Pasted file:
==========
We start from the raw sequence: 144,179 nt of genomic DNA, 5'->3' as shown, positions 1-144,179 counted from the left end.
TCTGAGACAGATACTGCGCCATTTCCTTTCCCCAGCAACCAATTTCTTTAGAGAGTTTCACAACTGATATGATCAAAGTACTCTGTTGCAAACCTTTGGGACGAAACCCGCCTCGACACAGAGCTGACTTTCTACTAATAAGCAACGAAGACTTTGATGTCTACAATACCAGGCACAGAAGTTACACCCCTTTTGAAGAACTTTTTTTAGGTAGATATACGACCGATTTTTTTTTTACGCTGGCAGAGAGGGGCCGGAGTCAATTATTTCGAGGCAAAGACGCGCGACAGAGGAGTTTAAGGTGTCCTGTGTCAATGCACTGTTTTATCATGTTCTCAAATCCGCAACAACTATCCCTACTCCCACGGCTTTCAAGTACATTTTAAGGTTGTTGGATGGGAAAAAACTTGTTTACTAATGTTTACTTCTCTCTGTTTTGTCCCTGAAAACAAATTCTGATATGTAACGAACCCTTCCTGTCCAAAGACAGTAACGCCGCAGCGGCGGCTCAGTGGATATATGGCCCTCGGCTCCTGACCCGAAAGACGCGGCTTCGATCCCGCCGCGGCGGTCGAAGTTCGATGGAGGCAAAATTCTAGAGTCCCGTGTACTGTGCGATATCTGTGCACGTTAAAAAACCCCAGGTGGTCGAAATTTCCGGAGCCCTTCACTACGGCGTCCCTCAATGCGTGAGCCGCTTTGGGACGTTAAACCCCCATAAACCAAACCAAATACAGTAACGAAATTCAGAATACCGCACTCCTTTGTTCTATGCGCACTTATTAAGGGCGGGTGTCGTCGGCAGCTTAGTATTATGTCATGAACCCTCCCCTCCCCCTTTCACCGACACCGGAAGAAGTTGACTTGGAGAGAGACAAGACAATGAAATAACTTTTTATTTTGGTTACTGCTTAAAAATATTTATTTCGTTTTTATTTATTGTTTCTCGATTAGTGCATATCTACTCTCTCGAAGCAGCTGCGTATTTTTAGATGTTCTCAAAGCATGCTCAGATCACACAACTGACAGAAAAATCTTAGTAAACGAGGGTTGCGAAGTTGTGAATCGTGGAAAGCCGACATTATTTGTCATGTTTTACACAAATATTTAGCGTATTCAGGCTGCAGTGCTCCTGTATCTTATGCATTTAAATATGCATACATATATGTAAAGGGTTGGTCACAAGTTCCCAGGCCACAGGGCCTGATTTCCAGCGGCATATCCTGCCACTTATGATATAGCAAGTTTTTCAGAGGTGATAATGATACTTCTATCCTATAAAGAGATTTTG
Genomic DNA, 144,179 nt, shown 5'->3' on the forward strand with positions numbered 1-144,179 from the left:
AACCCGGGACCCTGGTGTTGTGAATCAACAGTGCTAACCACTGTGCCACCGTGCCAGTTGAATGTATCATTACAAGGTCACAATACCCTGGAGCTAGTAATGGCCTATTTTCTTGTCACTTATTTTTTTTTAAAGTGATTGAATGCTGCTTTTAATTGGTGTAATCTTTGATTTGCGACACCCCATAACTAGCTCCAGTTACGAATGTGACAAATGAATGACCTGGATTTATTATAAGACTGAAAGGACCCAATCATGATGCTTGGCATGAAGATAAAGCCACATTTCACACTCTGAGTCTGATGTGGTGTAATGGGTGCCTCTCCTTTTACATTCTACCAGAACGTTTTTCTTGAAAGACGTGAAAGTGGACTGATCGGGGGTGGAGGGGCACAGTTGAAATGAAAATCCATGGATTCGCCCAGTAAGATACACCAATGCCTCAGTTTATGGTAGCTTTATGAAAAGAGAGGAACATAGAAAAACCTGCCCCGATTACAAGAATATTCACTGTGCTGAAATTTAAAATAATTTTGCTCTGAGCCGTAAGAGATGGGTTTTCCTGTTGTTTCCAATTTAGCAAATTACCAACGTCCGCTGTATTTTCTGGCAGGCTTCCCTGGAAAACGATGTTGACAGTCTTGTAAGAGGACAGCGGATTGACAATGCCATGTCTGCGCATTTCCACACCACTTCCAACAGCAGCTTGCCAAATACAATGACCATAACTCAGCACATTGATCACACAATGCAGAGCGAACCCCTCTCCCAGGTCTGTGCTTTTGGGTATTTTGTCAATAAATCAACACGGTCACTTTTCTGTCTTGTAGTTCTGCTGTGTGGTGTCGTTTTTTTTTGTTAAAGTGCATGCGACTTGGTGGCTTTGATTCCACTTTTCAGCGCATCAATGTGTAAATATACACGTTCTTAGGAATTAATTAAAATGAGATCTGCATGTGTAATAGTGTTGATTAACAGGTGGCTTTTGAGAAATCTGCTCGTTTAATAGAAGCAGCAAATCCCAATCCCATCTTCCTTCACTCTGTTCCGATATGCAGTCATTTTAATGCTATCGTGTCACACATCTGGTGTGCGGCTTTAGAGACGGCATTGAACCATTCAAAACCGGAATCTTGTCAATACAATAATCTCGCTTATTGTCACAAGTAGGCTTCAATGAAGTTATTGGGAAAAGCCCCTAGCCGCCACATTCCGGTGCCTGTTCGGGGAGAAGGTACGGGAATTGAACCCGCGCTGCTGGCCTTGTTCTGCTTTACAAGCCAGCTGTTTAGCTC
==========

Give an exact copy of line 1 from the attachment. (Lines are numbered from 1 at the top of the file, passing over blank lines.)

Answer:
We start from the raw sequence: 144,179 nt of genomic DNA, 5'->3' as shown, positions 1-144,179 counted from the left end.